But climate backers might find a bit of happiness in the fact that bits of their lingo have officially made it into modern English discourse. Two climate related entries made it into the third edition of the Oxford Dictionary of English, which was published on Thursday. 

Here are the entries: Carbon capture and storage – the process of trapping and storing carbon dioxide produced by burning fossil fuels; and Geoengineering – manipulation of environmental processes in an attempt to counteract the effects of global warming. Try that last one in your spell checker!

Utilities may win big from energy bill

The sun rises over electric power lines in Encinitas, California in this file photo from September 4, 2007.   REUTERS/Mike Blake

–Andrew Leckey is President of the Donald W. Reynolds National Center for Business Journalism at the Walter Cronkite School of Journalism and Communication at Arizona State University in Phoenix. Any views expressed here are his own.-

Having spent the past two weeks in record high temperatures in Beijing and Shanghai, with global warming being noted publicly by Chinese officials as the primary cause of severe weather, I find the situation faced by U.S. companies somewhat ironic.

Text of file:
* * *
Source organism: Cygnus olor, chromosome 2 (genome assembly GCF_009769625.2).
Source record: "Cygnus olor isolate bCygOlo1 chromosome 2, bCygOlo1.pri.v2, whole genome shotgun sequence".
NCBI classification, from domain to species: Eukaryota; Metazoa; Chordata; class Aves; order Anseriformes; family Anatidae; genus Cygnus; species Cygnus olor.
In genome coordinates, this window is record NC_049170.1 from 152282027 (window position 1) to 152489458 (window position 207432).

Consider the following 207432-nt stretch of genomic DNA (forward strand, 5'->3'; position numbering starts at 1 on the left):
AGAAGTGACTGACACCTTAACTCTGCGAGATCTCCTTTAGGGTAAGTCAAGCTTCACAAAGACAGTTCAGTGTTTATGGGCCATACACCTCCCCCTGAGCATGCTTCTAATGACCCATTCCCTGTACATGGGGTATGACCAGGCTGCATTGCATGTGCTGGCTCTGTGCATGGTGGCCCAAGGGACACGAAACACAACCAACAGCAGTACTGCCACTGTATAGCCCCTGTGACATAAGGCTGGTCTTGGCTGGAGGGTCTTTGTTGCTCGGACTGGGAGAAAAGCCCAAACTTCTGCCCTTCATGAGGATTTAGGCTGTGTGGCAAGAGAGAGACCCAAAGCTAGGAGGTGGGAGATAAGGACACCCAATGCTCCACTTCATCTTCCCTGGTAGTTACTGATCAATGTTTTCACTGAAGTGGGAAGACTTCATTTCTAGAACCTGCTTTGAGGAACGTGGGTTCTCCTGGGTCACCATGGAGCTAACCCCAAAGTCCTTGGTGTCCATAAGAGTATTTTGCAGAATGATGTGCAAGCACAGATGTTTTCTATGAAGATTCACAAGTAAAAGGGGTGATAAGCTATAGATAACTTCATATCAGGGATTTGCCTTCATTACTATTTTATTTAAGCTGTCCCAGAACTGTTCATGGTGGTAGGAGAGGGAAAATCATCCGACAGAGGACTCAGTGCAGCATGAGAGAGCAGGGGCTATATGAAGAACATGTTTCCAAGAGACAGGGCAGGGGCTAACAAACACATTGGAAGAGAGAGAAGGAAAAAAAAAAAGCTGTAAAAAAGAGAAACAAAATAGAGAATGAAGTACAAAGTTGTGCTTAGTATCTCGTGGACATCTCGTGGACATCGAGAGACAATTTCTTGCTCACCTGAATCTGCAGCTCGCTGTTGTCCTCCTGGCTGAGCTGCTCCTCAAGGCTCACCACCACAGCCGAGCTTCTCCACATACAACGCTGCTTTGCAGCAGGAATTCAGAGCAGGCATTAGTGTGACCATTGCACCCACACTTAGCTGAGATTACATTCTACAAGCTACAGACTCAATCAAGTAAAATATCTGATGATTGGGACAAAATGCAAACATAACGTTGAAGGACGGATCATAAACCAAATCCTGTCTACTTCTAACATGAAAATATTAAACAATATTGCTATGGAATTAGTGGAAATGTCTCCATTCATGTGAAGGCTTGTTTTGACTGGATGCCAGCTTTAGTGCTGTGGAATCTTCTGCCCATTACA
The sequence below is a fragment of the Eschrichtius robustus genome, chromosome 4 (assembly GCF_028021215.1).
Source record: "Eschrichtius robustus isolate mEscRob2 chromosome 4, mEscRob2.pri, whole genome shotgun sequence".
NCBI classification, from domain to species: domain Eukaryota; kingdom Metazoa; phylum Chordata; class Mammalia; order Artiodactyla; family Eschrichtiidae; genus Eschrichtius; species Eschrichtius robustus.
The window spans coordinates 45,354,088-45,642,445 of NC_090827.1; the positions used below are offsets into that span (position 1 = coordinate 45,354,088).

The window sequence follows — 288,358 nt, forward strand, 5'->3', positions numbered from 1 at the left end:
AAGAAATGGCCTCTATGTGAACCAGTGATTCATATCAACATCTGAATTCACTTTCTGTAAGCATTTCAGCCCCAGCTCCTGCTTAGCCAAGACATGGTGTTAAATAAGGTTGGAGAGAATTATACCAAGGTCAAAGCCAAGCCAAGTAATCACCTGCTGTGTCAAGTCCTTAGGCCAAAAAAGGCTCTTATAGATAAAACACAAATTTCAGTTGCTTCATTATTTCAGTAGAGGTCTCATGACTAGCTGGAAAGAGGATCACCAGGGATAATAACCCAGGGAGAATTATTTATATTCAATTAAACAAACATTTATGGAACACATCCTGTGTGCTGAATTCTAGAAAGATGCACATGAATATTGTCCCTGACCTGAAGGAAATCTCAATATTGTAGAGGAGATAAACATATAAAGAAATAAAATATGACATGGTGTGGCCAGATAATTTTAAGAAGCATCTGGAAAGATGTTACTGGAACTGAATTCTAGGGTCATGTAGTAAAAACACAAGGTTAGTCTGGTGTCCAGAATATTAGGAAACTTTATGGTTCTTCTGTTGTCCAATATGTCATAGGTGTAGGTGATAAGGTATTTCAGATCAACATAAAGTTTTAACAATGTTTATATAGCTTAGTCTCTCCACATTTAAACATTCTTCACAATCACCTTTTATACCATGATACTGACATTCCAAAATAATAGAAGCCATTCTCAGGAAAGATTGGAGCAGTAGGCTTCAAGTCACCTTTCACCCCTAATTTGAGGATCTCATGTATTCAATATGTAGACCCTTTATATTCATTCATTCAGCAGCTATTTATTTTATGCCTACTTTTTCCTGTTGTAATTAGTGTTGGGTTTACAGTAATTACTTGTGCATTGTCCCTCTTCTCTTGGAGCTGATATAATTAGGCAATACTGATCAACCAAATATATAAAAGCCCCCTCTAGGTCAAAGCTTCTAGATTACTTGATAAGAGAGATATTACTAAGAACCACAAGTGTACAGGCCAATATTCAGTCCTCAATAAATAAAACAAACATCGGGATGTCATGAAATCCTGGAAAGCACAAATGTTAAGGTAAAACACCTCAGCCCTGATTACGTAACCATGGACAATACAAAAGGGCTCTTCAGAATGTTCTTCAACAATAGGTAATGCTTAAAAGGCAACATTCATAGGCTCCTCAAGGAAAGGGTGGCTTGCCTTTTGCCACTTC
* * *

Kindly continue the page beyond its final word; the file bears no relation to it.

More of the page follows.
The now-grounded U.S. climate legislation, rather than clearing a general or modest environmental path for U.S. companies and emerging nations, underscored the significant differences of opinion over the environment and the economic impact of regulation.

Time to get un-addicted to oil

rona

– Rona Fried, Ph.D., is CEO of SustainableBusiness.com, a news and networking site for green businesses: including a green jobs service and a green investing newsletter.  Any views expressed here are her own. —

Over the past 30 years, four U.S. presidents chose to continue down the fossil fuel path of least resistance instead of investing heavily in energy efficiency and renewable energy – the only long-term solutions that can avoid catastrophic oil spills like the one we are witnessing today.

We have all the technology to transition to a clean economy that gives us the energy we need without destroying biodiversity, ecosystems, human life and the economy.

World waits on Washington’s climate bill